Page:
PopCornucopia is all about free associative pop culture tidbits as they strike my fancy, just like kernels of corn exploding into fullness at a random and unpredictable pace. And of course, the cornucopia is the horn of plenty.

Saturday, December 19, 2009

Warwick Chiaroscuro

Lately, for a fix of female-driven retro pop soul, my pick is Dionne Warwick. Her best tracks (of the ones I am familiar with) often have a great contrast of lush, shadowy musical arrangements--often peppered with percussive piano--against her pure and light vocals.

Here is a really fine example of that:

I have long loved that tune and the Bacharach-David penned body of work she put out, but the song that is really making me hit the repeat button is this lesser known HDH gem:

It was sampled (sadly to inferior effect) by Usher:

I've always thought Usher was sort of a second rate singer who got by on abs and dancing. Though this choice of sample might reveal some savvy (or producer's savvy) on his part. Of course, Simone has some other thoughts on Usher Raymond IV that are pretty dead-on which you must read if you don't already enjoy her(and Gaby's) blog.

Finally, as a member of the Pre-psychic-friends-network Warwick Appreciation Society, I'd like to proffer the original Walk on By, one of her earlier and most well-known hits.

But you should also check out Stanley Turrentine's truly excellent jazz reworking. I searched a bit for a free link to listen, but failed. Nonetheless, it's worth the effort to take the track for a spin if you can get your hands on it.

Sure, there's the latter day hits like Deja Vu (which is a sorta guilty pleasure of mine) and her collabs with Stevie Wonder, etc. But the older stuff is the real ish.

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Saturday, December 12, 2009

Dutch Wax/Is That Jazz?

So much love for Yinka Shonibare. One of my favorite artists ever. I just finished reading this great interview with him. Please check out his work. His explanations are so much better than anything I could write about it.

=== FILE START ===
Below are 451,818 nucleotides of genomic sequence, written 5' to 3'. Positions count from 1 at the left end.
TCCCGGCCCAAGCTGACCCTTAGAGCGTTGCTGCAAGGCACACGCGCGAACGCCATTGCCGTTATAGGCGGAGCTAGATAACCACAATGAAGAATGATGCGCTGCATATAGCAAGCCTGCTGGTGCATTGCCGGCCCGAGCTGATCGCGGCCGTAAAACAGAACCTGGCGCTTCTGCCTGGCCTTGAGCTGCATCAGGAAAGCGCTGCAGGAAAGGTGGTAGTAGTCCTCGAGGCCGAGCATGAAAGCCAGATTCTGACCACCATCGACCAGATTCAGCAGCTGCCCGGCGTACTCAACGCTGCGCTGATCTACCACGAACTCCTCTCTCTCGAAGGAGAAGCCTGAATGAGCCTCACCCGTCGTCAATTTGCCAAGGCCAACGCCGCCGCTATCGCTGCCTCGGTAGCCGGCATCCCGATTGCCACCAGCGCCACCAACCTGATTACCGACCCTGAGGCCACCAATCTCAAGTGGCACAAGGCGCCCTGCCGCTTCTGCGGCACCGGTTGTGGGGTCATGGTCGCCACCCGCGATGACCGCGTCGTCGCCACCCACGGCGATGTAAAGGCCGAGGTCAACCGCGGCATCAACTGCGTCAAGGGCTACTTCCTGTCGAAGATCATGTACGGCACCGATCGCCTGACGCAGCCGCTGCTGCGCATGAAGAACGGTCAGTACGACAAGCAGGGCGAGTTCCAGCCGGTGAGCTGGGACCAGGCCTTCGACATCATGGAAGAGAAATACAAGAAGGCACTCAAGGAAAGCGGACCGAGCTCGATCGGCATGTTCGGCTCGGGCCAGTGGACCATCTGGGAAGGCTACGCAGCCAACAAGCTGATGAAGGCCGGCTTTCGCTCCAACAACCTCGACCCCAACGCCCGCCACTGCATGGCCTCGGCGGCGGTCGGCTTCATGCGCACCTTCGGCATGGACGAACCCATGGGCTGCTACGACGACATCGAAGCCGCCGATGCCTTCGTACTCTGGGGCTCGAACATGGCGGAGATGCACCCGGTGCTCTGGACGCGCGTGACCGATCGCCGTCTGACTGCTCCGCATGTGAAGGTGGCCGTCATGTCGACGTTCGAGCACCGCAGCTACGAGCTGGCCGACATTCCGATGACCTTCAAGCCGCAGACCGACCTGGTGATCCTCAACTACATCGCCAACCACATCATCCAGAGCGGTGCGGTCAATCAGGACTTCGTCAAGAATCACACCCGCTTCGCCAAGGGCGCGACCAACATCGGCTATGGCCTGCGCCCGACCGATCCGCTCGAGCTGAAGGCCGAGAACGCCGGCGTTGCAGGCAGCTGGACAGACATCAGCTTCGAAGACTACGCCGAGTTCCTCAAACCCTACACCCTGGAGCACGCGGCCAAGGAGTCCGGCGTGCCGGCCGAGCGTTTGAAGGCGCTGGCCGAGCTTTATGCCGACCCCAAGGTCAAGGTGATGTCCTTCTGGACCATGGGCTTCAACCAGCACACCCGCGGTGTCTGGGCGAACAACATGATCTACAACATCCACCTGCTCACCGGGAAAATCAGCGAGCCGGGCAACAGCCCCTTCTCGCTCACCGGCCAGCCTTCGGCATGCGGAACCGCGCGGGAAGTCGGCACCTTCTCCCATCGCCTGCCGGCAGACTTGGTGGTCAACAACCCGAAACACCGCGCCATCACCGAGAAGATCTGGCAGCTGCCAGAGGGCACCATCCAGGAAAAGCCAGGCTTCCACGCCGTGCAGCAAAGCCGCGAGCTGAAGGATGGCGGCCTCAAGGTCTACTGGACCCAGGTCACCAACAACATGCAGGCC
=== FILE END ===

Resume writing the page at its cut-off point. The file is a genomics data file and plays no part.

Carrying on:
Like here's what he says about artifice and art:

To be an artist, you have to be a good liar. There’s no question about that. If you’re not, you can’t be a good artist. Basically, you have to know how to fabricate, how to weave tales, how to tell lies, because you’re taking your audience to a nonexistent space and telling them that it does exist. But you have to be utopian in your approach. You have to create visions that don’t actually exist yet in the world—or that may actually someday exist as a result of life following art. It’s natural for people to want to be sectarian or divisive. Different cultures want to group together, they want to stick to their own culture, but what I do is create a kind of mongrel. In reality most people’s cultures have evolved out of this mongrelization, but people don’t acknowledge that. British culture in reality is very mixed. There’s a way in which people want to keep this notion of purity, and that ultimately leads to the gas chambers. What I am doing may be humorous so as to show the stupidity of things. But at the same time I understand that the logical conclusion of sectarianism is Auschwitz, or the “logical” in its starkest manifestation. So even though these works are humorous, there’s a very dark underlying motivation.

Here's one of my favorite pieces of his, Vacation:


As the article linked above mentions, the variant uses of Dutch Wax print fabric in his work draw on many different meanings as he re-contextualizes them, often in Victorian/Colonialist reimaginings. Not only is his art aesthetically stunning, and the craftsmanship is impeccable, the depth of the work--at once visually arresting, sociopolitically provacative, wryly playful, with his unmistakable artistic signature--is truly special. Plus, I find his work to be immediately accessible and interesting, which so many estoeric and boring artworks ( or the manner in which instutions present them) lack.

Note: The title of this post plays with Gil Scott-Heron's film entitled Black Wax/Is that Jazz? The latter part (an afterthought of the main film) of which you can watch here. It also deals with compartmentalization of genre, artistic nomenclature, and the problematics of purity. Might Shonibare and Scott-Heron have anything to say to one another? I wonder...

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Tuesday, December 08, 2009

Winter Blue

Here's a little bit of melancholy for the coldest season:

And a little pick-me-up, my favorite holiday song ever:

Finally, one reason I wished I was back in SF for the holidays (other than my family, of course). Dammit Anoop, why are you there when I am elsewhere?????? Backed by the Glide Memorial choir, too? Way to make me homesick Mr. Desai.

Consolation prize: Christmas in Paris with the dearest of friends! No complaints, really.

Merry Holidays everyone! And mucho mucho love.